Monday, 3 June 2013

A Response to "This Is Skinny Club" - Company Magazine Article

A certain article was recently bought to my attention by youtuber Rosianna. 
And the link to the article she scanned (trigger warning): http://hermionejg.tumblr.com/post/51955625898/company-article-tw-eating-disorders-body-image

In her video she addressed an incredibly problematic, and quite frankly disgraceful article in Company magazine, called "The Skinny Club". I had a read of it myself and immediately saw the issues.
Throughout the article there were clear indications that the writer (whoever they may be, lets hope they think against putting pen to paper next time) herself had issues. The way in which she says she has "an addiction to being skinny" is clearly problematic. Another choice quote being "I suddenly realised how far I would go to stay thin"  and "If I don't lie, I get the nagging" is clearly indicative of a worrying state of mind. If not of an individual with an eating disorder
The words she uses to describe her feelings associated with food are problematic "aghast", showing her fear of food, another worrying idea. The article also promotes disturbing habits, such as lying to friends about having not eaten, extensive exercise "endless crunches" "I run for miles" - all in the pursuit of being "thin". At points within the article there was the implication that the writer was giving advice to the reader, as to how to follow their habits. It even included the infamous quote from Kate Moss "nothing tastes as good as skinny feels" - which in itself is a damaging mantra. When coupled with this article could be worryingly influential to vulnerable readers.    

This article was especially alarming, as it could be highly triggering to those suffering with or recovering from an eating disorder. What I found even more bizarre, was that they featured this article in an issue that had Demi Lovato on the front cover, who has been known for her struggles battling with an eating disorder. Which at the very least seems disrespectful and insensitive. This just sums up the huge contradictions that are far too often found in women's magazines. Even the fact that the article was placed in the "my secret life" section of the magazine, sends off alarm bells in my head, as one of the main features of an eating disorder is the secrecy.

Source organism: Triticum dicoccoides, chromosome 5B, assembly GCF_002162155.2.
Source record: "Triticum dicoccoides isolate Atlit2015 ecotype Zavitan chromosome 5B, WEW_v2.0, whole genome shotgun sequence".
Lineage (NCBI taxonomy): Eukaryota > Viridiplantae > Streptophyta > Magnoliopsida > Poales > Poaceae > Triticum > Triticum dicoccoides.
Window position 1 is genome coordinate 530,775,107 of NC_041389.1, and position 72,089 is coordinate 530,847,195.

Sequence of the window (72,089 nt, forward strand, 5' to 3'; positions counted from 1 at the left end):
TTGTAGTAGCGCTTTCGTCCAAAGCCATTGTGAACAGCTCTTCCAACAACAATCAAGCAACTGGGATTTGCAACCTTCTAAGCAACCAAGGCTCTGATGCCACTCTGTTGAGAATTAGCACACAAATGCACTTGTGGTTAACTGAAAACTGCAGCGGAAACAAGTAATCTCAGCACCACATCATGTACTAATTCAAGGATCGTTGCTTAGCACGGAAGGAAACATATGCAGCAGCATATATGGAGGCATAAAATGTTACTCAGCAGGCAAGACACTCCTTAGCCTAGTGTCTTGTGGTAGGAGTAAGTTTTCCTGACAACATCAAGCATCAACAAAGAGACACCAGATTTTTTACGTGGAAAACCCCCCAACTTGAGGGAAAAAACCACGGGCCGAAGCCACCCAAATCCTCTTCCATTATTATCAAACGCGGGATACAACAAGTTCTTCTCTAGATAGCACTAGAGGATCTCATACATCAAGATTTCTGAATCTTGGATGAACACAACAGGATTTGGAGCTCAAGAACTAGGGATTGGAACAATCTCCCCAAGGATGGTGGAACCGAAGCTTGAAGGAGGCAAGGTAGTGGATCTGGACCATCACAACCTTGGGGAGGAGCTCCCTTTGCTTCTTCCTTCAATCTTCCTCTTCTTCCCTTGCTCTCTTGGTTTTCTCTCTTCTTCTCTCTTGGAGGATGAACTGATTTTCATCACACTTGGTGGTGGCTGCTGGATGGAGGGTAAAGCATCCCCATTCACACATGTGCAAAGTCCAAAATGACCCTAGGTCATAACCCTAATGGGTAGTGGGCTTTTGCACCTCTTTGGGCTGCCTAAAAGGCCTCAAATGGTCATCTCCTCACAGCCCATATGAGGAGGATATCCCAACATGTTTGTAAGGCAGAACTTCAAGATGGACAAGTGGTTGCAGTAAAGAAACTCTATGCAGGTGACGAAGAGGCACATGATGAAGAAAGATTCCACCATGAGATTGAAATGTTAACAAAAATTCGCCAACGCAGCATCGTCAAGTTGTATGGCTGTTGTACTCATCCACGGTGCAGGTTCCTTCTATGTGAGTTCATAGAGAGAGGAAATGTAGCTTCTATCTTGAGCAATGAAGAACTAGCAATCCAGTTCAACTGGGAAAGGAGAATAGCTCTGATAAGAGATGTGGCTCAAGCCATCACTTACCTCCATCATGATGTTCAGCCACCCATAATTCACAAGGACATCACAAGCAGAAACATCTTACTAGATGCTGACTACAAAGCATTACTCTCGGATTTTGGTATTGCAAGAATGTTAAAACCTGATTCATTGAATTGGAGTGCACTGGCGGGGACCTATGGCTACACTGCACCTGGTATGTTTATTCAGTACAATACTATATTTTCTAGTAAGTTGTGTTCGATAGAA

I truly find it shocking that something this blatantly manipulative and triggering could be published in mainstream media. Especially when it has been made so easily accessible for young, impressionable teenagers. Why should magazines be publishing things such as this? Why should they make girls feel inadequate for not conforming to their unrealistic ideas of a "good body"? 

I really have no idea why Company thought it would be a good idea to publish such an article. It really makes me wonder if these publications even care about their readers at all
Surely if they cared about their readers, they would teach them self confidence, self worth, integrity and intelligence. Yet instead, they insist on bombarding us day after day, with unrealistic images, and cajole us in to "losing a pound here or there" in order to obtain our perfect "bikini body". 
I have recently been seriously doubting whether this is the kind of journalism that I want to be a part of, and this article may have cemented some doubts I have been having. I do not want any part in making people feel inadequate, or worthless. 
I want to write for a publication that cares about its readers, that listens to their input and makes them feel worthy and important. That reminds them their sole worth does not lie within the numbers on a scale, or the reflection in a mirror. Because you know what? It doesn't, a person is worth so, so much more than their looks, or their weight. 
You are a human being, and at the end of the day, you deserve to feel self worth, and you deserve to feel important. It isn't the right of some thoughtless careless magazine, or anyone else, to decide whether you get to feel good about yourself. It is your right, to be able to look in a mirror and be happy with what you see, and realise that it does not define you, as the magazines would have you believe.

What did you think of the article? Please let me know in the comments.

India x

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